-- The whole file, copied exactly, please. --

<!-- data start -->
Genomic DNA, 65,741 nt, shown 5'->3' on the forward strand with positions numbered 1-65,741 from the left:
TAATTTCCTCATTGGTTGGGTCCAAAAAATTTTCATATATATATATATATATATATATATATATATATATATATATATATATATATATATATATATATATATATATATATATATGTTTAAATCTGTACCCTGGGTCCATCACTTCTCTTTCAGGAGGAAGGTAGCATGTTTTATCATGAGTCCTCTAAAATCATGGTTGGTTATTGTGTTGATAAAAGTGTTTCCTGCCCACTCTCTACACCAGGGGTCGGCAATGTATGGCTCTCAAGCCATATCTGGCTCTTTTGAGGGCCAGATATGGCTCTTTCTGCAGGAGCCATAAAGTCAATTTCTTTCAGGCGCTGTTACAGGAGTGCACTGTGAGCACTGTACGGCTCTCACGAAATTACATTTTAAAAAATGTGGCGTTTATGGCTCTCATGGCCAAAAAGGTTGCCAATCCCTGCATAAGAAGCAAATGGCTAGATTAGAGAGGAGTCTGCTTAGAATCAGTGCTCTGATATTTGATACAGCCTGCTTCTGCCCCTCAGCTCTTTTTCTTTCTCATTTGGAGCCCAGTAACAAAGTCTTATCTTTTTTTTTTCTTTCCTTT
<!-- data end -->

Genomic DNA, 65,741 nt, shown 5'->3' on the forward strand with positions numbered 1-65,741 from the left:
TAATTTCCTCATTGGTTGGGTCCAAAAAATTTTCATATATATATATATATATATATATATATATATATATATATATATATATATATATATATATATATATATATATATATATATGTTTAAATCTGTACCCTGGGTCCATCACTTCTCTTTCAGGAGGAAGGTAGCATGTTTTATCATGAGTCCTCTAAAATCATGGTTGGTTATTGTGTTGATAAAAGTGTTTCCTGCCCACTCTCTACACCAGGGGTCGGCAATGTATGGCTCTCAAGCCATATCTGGCTCTTTTGAGGGCCAGATATGGCTCTTTCTGCAGGAGCCATAAAGTCAATTTCTTTCAGGCGCTGTTACAGGAGTGCACTGTGAGCACTGTACGGCTCTCACGAAATTACATTTTAAAAAATGTGGCGTTTATGGCTCTCATGGCCAAAAAGGTTGCCAATCCCTGCATAAGAAGCAAATGGCTAGATTAGAGAGGAGTCTGCTTAGAATCAGTGCTCTGATATTTGATACAGCCTGCTTCTGCCCCTCAGCTCTTTTTCTTTCTCATTTGGAGCCCAGTAACAAAGTCTTATCTTTTTTTTTTCTTTCCTTT